Chen WT, Chau GY, Lui WY, Tsay SH, King KL, Loong CC, Wu CW: Recurrent hepatocellular carcinoma after hepatic resection: prognostic factors and long-term outcome. Eur J Surg Oncol. 2004, 30: 414-20. 10.1016/j.ejso.2004.01.013.
Martins A, Cortez-Pinto H, Marques-Vidal P, Mendes N, Silva S, Fatela N, Glória H, Marinho R, Távora I, Ramalho F, de Moura MC: Treatment and prognostic factors in patients with hepatocellular carcinoma. Liver Int. 2006, 26: 680-7. 10.1111/j.1478-3231.2006.001285.x.
The Cancer of the Liver Italian Program (CLIP) investigators: Prospective validation of the CLIP score: a new prognostic system for patients with cirrhosis and hepatocellular carcinoma. Hepatology. 2000, 31: 840-5. 10.1053/he.2000.5628.
Mazzaferro V, Regalia E, Doci R, Andreola S, Pulvirenti A, Bozzetti F, Montalto F, Ammatuna M, Morabito A, Gennari L: Liver transplantation for the treatment of small hepatocellular carcinomas in patients with cirrhosis. N Engl J Med. 1996, 334: 693-9. 10.1056/NEJM199603143341104.
Yuen MF, Hou JL, Chutaputti A: Hepatocellular carcinoma in the Asia pacific region. J Gastroenterol Hepatol. 2009, 24: 346-53. 10.1111/j.1440-1746.2009.05784.x.
Kulik LM, Mulcahy MF, Omary RA, Salem R: Emerging approaches in hepatocellular carcinoma. J Clin Gastroenterol. 2007, 41: 839-54. 10.1097/MCG.0b013e318060ac52.
Lin SM, Lin CJ, Lin CC, Hsu CW, Chen YC: Radiofrequency ablation improves prognosis compared with ethanol injection for hepatocellular carcinoma < or = 4 cm. Gastroenterology. 2004, 127: 1714-23. 10.1053/j.gastro.2004.09.003.
Huang GT, Lee PH, Tsang YM, Lai MY, Yang PM, Hu RH, Chen PJ, Kao JH, Sheu JC, Lee CZ, Chen DS: Percutaneous ethanol injection versus surgical resection for the treatment of small hepatocellular carcinoma: a prospective study. Ann Surg. 2005, 242: 36-42. 10.1097/01.sla.0000167925.90380.fe.
Ercolani G, Grazi GL, Ravaioli M, Cescon M, Gardini A, Varotti G, Del Gaudio M, Nardo B, Cavallari A: Liver resection for multiple colorectal metastases: influence of parenchymal involvement and total tumor volume, vs number or location, on long-term survival. Arch Surg. 2002, 137: 1187-92. 10.1001/archsurg.137.10.1187.
Toso C, Asthana S, Bigam DL, Shapiro AM, Kneteman NM: Reassessing selection criteria prior to liver transplantation for hepatocellular carcinoma utilizing the Scientific Registry of Transplant Recipients database. Hepatology. 2009, 49: 832-8. 10.1002/hep.22693.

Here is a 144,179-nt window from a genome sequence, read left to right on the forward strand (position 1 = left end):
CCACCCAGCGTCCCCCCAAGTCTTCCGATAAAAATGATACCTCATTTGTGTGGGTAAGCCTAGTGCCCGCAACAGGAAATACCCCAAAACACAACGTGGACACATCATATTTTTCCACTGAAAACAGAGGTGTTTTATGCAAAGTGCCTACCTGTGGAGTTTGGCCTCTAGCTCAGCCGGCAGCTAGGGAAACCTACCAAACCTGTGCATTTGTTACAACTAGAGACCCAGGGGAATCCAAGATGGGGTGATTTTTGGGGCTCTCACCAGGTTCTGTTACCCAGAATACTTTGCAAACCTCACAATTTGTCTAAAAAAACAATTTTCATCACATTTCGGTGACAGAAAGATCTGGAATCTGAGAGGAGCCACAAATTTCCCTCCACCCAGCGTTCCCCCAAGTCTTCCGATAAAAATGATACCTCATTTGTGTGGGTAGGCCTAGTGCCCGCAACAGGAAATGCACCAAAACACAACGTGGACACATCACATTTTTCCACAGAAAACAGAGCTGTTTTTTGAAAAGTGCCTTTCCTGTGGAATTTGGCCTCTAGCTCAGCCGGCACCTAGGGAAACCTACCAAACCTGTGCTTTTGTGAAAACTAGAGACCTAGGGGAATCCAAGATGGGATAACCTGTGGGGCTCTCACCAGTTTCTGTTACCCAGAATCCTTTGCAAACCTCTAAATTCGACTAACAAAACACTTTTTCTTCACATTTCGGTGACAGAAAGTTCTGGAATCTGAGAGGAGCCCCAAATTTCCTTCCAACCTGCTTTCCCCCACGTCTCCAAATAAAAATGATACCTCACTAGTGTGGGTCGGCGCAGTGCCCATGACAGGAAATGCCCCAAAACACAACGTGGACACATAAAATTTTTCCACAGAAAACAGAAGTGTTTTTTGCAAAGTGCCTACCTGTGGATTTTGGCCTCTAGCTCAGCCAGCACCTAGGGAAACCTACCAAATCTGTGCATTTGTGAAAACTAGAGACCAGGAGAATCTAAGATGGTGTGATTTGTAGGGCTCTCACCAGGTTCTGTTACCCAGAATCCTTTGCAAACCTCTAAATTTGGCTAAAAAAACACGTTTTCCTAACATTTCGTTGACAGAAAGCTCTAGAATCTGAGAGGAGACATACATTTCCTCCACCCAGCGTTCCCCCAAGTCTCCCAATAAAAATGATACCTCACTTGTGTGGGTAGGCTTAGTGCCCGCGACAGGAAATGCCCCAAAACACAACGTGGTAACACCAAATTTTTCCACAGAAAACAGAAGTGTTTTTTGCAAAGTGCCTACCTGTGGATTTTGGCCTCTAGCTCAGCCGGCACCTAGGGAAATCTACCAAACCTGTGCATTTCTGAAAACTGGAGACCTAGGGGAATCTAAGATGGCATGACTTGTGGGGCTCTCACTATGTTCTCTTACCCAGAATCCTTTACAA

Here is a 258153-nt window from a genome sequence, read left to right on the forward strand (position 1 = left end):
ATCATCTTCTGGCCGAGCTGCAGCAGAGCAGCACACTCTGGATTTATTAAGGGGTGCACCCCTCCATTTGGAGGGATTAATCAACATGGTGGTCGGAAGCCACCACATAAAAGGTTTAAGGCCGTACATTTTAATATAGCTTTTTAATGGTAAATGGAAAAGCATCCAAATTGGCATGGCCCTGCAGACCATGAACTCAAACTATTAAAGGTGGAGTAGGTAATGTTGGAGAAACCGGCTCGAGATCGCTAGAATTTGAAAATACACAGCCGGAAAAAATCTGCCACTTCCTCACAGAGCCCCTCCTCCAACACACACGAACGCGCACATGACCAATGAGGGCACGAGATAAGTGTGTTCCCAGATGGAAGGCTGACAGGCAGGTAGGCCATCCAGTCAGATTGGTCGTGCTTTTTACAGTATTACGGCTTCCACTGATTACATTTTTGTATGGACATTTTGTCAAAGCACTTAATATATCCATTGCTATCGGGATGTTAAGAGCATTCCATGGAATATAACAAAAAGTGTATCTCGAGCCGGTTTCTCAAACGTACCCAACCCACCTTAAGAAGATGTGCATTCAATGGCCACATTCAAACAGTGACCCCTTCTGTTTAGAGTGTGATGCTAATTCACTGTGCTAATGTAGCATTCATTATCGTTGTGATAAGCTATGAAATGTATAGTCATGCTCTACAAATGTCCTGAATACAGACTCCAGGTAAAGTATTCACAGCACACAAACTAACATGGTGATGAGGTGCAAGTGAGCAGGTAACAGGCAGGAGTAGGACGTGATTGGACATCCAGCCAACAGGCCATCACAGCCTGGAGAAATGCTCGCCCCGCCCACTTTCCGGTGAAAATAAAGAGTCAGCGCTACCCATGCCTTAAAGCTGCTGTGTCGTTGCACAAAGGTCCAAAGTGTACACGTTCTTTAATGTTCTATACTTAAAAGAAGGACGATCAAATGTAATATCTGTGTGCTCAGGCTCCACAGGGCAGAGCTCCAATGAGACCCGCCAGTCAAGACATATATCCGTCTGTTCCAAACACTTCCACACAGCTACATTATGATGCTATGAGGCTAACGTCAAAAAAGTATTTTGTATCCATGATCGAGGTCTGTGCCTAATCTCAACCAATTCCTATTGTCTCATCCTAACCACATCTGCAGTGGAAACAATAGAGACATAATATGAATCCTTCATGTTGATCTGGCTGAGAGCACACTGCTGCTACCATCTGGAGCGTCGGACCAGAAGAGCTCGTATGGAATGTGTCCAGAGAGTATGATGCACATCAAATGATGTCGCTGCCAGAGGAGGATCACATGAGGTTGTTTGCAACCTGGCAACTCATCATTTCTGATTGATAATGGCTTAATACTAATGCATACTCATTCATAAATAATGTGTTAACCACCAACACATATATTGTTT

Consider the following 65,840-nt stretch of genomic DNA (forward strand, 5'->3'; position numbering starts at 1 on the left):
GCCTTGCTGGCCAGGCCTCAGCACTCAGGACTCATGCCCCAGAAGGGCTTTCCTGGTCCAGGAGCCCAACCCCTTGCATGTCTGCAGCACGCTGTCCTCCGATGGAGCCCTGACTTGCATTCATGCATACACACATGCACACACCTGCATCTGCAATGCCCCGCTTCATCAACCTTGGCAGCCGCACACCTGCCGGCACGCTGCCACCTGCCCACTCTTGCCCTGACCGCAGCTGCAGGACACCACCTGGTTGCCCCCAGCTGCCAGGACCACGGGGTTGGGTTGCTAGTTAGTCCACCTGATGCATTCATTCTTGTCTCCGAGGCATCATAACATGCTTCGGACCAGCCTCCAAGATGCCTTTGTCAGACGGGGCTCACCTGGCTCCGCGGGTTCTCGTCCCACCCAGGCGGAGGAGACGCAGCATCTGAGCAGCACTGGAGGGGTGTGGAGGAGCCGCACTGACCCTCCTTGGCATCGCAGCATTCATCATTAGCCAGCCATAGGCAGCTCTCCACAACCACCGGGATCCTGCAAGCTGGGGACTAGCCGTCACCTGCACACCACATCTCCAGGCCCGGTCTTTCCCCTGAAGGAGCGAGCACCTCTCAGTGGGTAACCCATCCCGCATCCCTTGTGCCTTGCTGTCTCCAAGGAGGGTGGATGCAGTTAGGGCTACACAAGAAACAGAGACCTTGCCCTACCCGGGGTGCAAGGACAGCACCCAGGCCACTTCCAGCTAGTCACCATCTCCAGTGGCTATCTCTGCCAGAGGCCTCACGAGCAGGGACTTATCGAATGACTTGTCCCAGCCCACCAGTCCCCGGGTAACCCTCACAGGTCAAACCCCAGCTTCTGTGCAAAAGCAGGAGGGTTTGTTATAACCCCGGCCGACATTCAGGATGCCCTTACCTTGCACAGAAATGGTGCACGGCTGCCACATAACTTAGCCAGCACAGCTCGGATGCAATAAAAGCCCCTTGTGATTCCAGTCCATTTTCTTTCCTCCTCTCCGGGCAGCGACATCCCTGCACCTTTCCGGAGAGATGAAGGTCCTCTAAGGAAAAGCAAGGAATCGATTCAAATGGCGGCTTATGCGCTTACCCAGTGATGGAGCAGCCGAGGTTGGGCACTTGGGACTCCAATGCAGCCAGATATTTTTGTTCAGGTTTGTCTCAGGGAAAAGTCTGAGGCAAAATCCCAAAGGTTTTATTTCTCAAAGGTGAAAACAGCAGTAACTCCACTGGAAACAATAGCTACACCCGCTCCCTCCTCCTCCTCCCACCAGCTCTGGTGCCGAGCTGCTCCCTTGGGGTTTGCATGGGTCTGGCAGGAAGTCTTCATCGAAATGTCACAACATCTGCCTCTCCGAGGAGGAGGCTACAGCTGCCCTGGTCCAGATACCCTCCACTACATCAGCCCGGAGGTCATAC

Bruix J, Sherman M: Management of hepatocellular carcinoma. Hepatology. 2005, 42: 1208-36. 10.1002/hep.20933.
Bruix J, Sherman M, Llovet JM, Beaugrand M, Lencioni R, Burroughs AK, Christensen E, Pagliaro L, Colombo M, Rodés J: Clinical management of hepatocellular carcinoma: Conclusions of the Barcelona-2000 EASL conference. J Hepatol. 2001, 35: 421-30. 10.1016/S0168-8278(01)00130-1.
Wiesner R, Edwards E, Freeman R, Harper A, Kim R, Kamath P, Kremers W, Lake J, Howard T, Merion RM, Wolfe RA, Krom R: Model for end-stage liver disease (MELD) and allocation of donor livers. Gastroenterology. 2003, 124: 91-6. 10.1053/gast.2003.50016.
Huo TI, Lin HC, Hsia CY, Wu JC, Lee PC, Chi CW, Lee SD: The model for end-stage liver disease based cancer staging systems are better prognostic models for hepatocellular carcinoma: a prospective sequential survey. Am J Gastroenterol. 2007, 102: 1920-30. 10.1111/j.1572-0241.2007.01370.x.
Huo TI, Lee SD, Lin HC: Selecting an optimal prognostic system for liver cirrhosis: the model for end-stage liver disease and beyond. Liver Int. 2008, 28: 606-13. 10.1111/j.1478-3231.2008.01727.x.
Huo TI, Lin HC, Wu JC, Lee FY, Hou MC, Lee PC, Chang FY, Lee SD: Proposal of a modified Child-Turcotte-Pugh scoring system and comparison with the model for end-stage liver disease for outcome prediction in patients with cirrhosis. Liver Transpl. 2006, 12: 65-71. 10.1002/lt.20560.
Huo TI, Lee PC, Huang YH, Wu JC, Lin HC, Chiang JH, Lee SD: The sequential changes of the model for end-stage liver disease score correlate with the severity of liver cirrhosis in patients with hepatocellular carcinoma undergoing locoregional therapy. J Clin Gastroenterol. 2006, 40: 543-50. 10.1097/00004836-200607000-00014.
Huo TI, Huang YH, Lin HC, Wu JC, Chiang JH, Lee PC, Chang FY, Lee SD: Proposal of a modified Cancer of the Liver Italian Program staging system based on the model for end-stage liver disease for patients with hepatocellular carcinoma undergoing loco-regional therapy. Am J Gastroenterol. 2006, 101: 975-82. 10.1111/j.1572-0241.2006.00462.x.
Huo TI, Huang YH, Wu JC, Lee PC, Chang FY, Lee SD: Induction of complete tumor necrosis may reduce intrahepatic metastasis and prolong survival in patients with hepatocellular carcinoma undergoing locoregional therapy: a prospective study. Ann Oncol. 2004, 15: 775-80. 10.1093/annonc/mdh184.
Hosmer DW, Hosmer T, Le Cessie S, Lemeshow S: A comparison of goodness-of-fit tests for the logistic regression model. Stat Med. 1997, 16: 965-80. 10.1002/(SICI)1097-0258(19970515)16:9<965::AID-SIM509>3.0.CO;2-O.
Feinsten AR: Clinical biostatistics XVI. The process of prognostic stratification. Clin Pharmacol Ther. 1972, 13: 609-24.
Foster MR: Key concepts in model selection: Performance and generalizability. J Math Psychol. 2000, 44: 205-31. 10.1006/jmps.1999.1284.
Yeh CN, Chen MF, Lee WC, Jeng LB: Prognostic factors of hepatic resection for hepatocellular carcinoma with cirrhosis: univariate and multivariate analysis. J Surg Oncol. 2002, 81: 195-202. 10.1002/jso.10178.